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2016 Election Facts and Figures

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A few facts and figures about Election Day in Comal County now that all the votes have been counted:

* 62,909 people voted, the most ever in Comal County history. The 11,305-voter increase from 2012 is also the biggest the county’s ever seen.

* Of course, the county is the seventh-fastest-growing in the country and voter registration surged, so that big increase only translated into a 2.1-percent bump in turnout, to 68.1 percent, better than any year since 1992, but still well short of that year’s record 79.2 percent turnout.

* With early voting numbers up 30 percent but overall turnout only up two percent, it’s clear much of that was Election Day voters deciding to vote early instead, resulting in a big increase in early voting as a percentage of total ballots cast. In 2012, 67.5 percent of ballots were cast early. This year, 80.2 percent were.

* On the presidential side, Comal County voted for a Republican for the 13th consecutive election, dating all the way back to 1968, although with the lowest percentage since 1996, when Ross Perot took a significant number of votes.

Source: Comal County’s Facebook page.

Nov. 9

Final vote totals from Comal County:

Sheriff:
Mark Reynolds, 48,913 (80.5%)
Fred Riter, 11,882 (19.6%)

President:
Donald Trump, 44,996 (72.7%)
Hillary Clinton, 14,166 (22.9%)
Gary Johnson, 2,062 (3.3%)

Nov. 7 Update from Comal County:

Final early voting totals: 4,107 people came out on Friday, for a grand two-week total of 45,612 in-person early voters, 30-percent higher than in 2012. An additional 4,862 people returned their mail-in ballots, bringing the total number of voters thus far to 50,474 – or just 1,400 fewer than turned out in all of 2012.

If you’re one of the 45 percent of registered Comal County voters who hasn’t cast a ballot yet, tomorrow is your day! We’ll have more information later about Election Day voting, but your local polling place will be open from 7 a.m. to 7 p.m.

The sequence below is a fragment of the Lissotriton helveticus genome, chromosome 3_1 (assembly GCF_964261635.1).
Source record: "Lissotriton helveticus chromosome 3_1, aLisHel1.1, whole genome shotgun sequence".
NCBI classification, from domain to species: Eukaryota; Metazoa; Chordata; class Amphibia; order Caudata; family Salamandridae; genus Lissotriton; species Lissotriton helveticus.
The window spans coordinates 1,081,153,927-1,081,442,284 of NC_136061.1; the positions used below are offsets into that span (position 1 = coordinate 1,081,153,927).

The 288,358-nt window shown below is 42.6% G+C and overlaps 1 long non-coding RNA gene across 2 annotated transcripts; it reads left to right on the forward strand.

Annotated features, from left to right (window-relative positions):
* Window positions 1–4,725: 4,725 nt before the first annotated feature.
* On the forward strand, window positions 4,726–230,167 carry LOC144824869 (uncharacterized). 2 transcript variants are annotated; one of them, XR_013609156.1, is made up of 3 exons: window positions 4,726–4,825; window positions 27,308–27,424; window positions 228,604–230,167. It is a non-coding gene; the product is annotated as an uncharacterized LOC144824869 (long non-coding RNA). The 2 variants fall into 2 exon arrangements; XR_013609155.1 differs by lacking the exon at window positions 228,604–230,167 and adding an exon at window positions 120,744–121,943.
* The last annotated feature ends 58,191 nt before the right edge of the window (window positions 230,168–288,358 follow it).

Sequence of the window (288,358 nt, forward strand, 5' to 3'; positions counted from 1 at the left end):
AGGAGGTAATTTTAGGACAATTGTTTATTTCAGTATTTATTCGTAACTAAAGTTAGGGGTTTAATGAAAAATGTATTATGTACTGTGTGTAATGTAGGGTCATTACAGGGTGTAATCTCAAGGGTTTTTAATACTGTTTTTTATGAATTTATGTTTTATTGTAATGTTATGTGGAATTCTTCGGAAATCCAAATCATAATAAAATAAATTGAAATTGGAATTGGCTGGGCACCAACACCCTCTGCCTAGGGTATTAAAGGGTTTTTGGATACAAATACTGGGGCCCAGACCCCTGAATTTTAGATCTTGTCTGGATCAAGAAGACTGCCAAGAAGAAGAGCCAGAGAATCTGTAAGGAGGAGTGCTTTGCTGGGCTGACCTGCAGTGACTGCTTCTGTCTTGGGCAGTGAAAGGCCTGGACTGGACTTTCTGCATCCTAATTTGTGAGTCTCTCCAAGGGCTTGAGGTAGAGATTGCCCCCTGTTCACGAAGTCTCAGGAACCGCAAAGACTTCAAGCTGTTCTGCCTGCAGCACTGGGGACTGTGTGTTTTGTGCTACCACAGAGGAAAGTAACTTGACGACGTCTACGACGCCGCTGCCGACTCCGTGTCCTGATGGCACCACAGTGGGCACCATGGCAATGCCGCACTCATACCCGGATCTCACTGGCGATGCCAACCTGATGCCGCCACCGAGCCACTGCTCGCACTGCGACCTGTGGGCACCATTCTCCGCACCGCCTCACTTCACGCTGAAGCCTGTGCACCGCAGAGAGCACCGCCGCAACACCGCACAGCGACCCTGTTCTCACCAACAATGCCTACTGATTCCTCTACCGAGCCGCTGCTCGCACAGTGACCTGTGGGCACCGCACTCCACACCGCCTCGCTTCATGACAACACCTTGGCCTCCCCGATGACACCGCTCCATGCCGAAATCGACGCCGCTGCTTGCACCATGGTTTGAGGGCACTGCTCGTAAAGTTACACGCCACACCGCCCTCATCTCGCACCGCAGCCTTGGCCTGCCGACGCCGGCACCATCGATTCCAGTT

Nov. 3 Update from Comal County:

Yesterday saw continued decline in the number of people coming out to the polls – but at a steady clip of about 1,000 more people per day than in 2012. As a result, yesterday’s turnout was nearly 50-percent higher than the same day four years ago.

Overall, 38,361 people have cast ballots thus far. Combined with the 4,627 mail-in ballots we’ve received, that’s a total of more than 42,000 voters – or 46 percent of all registered voters. Keep up the good work, Comal County! Early voting is open until 7 p.m. today and from 7 a.m. to 7 p.m. tomorrow.

Nov. 2 Update from Comal County:

It’s official: With three days still to go, the total number of early voters this year has topped the total from 2012.

Yesterday, 3,692 people cast ballots, bringing Comal County’s overall total to 35,090; according to the daily reports from 2012, 35,010 people voted early when it was all said and done. Mail-in ballots have also surpassed the 2012 total; nearly 1,000 more mail-in ballots have been received thus far in 2016 than were received in all of 2012, and there are still about 1,300 requested ballots that haven’t been received yet.

A reminder: Early voting ends in Garden Ridge at 4 p.m. today; polls are open until 7 p.m. at the other three locations (Bulverde Spring Branch Library, WORD office in Sattler and the Elections Office), and they will be open from 7 a.m. to 7 p.m. tomorrow and Friday at all four locations.

Nov. 1 Update from Comal County:

Early voting is following the same pattern as 2012, but with consistently 500-1,000 more voters each day. Yesterday saw 3,807 voters go to the polls – the smallest non-Sunday number so far, but still more than in any single day of the 2012 election. Overall, 31,398 people have voted early.